Winning more with less

Long before candidates for public office give their first stump speech, they go to school.

Candidate school, that is.

There are countless consulting operations that run these training programs. A few have some unique wrinkles, but for the most part they are assembly lines that churn out cookie-cutter candidates. And they all emphasize the development of one skill over all others: Fundraising prowess.

These schools teach from the same curriculum. Central to the course material is getting would-be candidates over the perfectly natural discomfort with asking people for money. Candidates are coached on how to see this grubby chore as a blessing . . . how they are really giving people a glorious gift by inviting them to invest in such a noble cause. They are taught not only to be shameless about fundraising but to actually take pride in their newfound shamelessness. In a nutshell, they are trained to see their fellow citizens as little more than ATMs.

They are taught that the first stage of any campaign is all about raising money. Next the candidate has to raise more money while trying to get some media attention and lining up endorsements and such. Then the candidate has to juggle still more fundraising with campaign appearances. The consultants pretty much take it from there, tapping into the war chest to produce and air the attack ads and record the get-out-the-vote robocalls and pay themselves for services rendered.

If democracy is to be released from the captivity of legal bribery, one key to unlocking the cage is finding people willing to break from convention and seek office without the benefit of a lot of money, and then empowering them to do so successfully. It can be done, and has been done, and a formula for doing it has to be developed and taught.

In no particular order, successful low-budget campaigns by unconventional candidates will have to:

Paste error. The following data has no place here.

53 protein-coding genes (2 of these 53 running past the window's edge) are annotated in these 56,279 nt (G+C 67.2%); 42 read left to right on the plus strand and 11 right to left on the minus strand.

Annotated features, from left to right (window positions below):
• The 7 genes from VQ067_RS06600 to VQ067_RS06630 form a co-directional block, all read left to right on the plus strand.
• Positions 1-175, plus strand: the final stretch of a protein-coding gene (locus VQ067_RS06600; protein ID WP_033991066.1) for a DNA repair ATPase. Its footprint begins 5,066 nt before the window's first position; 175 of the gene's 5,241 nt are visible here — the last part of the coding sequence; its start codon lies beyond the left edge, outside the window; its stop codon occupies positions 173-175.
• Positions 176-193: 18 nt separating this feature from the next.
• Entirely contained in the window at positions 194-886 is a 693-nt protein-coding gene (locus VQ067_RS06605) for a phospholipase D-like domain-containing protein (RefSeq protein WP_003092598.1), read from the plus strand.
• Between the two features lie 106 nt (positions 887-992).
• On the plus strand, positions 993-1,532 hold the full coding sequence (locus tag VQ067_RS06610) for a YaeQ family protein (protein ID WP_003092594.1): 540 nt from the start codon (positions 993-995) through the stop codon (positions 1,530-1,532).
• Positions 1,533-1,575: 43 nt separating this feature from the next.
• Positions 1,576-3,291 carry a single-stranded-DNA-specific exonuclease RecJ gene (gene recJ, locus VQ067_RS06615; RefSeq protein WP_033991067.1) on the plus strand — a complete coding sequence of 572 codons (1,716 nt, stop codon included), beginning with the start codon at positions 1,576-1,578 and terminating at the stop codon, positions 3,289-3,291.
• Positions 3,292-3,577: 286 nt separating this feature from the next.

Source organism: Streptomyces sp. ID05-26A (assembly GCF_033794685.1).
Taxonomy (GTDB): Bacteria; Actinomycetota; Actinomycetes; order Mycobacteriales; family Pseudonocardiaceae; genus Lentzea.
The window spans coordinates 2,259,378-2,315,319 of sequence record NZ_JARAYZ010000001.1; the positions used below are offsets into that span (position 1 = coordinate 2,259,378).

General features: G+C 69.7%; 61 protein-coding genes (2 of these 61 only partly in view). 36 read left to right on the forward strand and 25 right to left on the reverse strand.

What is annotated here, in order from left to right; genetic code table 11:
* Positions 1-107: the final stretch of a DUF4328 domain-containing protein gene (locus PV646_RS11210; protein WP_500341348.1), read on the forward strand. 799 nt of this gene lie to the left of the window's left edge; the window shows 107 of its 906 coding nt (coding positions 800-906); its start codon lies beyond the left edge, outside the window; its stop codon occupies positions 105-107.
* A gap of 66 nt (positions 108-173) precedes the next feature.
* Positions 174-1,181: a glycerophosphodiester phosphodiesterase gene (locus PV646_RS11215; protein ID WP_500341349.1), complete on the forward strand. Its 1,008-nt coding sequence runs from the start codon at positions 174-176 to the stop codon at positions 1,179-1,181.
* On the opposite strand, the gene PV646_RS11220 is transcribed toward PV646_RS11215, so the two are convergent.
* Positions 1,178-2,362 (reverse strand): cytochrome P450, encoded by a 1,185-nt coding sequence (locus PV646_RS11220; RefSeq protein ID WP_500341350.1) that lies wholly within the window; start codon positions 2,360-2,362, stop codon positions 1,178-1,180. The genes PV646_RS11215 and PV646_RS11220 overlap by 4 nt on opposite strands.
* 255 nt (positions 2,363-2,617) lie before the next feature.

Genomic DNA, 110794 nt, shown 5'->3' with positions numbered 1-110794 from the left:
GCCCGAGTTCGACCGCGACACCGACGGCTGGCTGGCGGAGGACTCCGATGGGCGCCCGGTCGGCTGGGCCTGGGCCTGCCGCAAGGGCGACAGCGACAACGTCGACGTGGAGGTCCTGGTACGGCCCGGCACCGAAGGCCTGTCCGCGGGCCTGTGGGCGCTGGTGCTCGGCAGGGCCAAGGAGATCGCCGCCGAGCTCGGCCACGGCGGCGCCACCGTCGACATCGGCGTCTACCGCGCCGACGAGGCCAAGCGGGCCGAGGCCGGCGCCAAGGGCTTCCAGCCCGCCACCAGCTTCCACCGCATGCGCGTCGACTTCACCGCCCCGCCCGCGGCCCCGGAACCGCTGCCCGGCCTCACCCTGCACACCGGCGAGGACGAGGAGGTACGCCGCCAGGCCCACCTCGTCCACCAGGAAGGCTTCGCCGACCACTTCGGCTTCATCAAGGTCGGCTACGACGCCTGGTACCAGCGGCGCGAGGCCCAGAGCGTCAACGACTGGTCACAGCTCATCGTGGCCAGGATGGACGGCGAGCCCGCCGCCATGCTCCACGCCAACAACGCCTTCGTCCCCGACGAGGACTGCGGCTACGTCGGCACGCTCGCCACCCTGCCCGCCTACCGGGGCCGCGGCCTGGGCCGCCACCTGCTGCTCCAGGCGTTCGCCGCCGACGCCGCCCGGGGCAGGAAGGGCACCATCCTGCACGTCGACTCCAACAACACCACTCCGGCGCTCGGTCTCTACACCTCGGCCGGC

1. Run against the establishment.  Most Americans hate politics and politicians. Most dislike both major parties with a considerable passion. Even when running in a partisan contest as a Republican or Democrat, be the clear anti-establishment choice.

2. Stand for the “little guy.” Make privilege the enemy. Make fighting economic and political privilege the issue. Most voters see both the political system and economy stacked against them. They see both politics and economics working well for a few at the expense of everyone else. Embrace what they see.

3. Give voters undivided attention and donors the cold shoulder. Conventional politicians do the exact opposite. The way to beat conventional politicians is to spend an hour mingling with voters for every hour they are on the phone with donors or rubbing elbows with lobbyists at fundraisers.

4. Form a standing army of volunteers. If your campaign isn’t money-powered, it needs to be people-powered. Instead of begging for money, beg for other forms of help like knocking on doors, making phone calls and organizing house parties and neighborhood gatherings.

5. Have a BIG IDEA or two. Money is a form of political capital, and it’s the only one recognized by conventional politicians. Provocative ideas are an alternative form of political capital, as are organized people. Consultants teach conventional candidates to play it safe and avoid saying or doing anything controversial. Defeating convention will necessarily involve risk. Today’s candidate schools focus on training candidates to be comfortable hitting people up for money. Unconventional candidates need to learn how to get comfortable urging people to think outside the box. They have to make friends with controversy.

A big reason our political system is broken is because candidates for office are being systematically trained in the use of destructive weapons. What is learned can be unlearned. What is taught can be taught differently. Those destructive weapons can be traded in for constructive tools.

Mike McCabe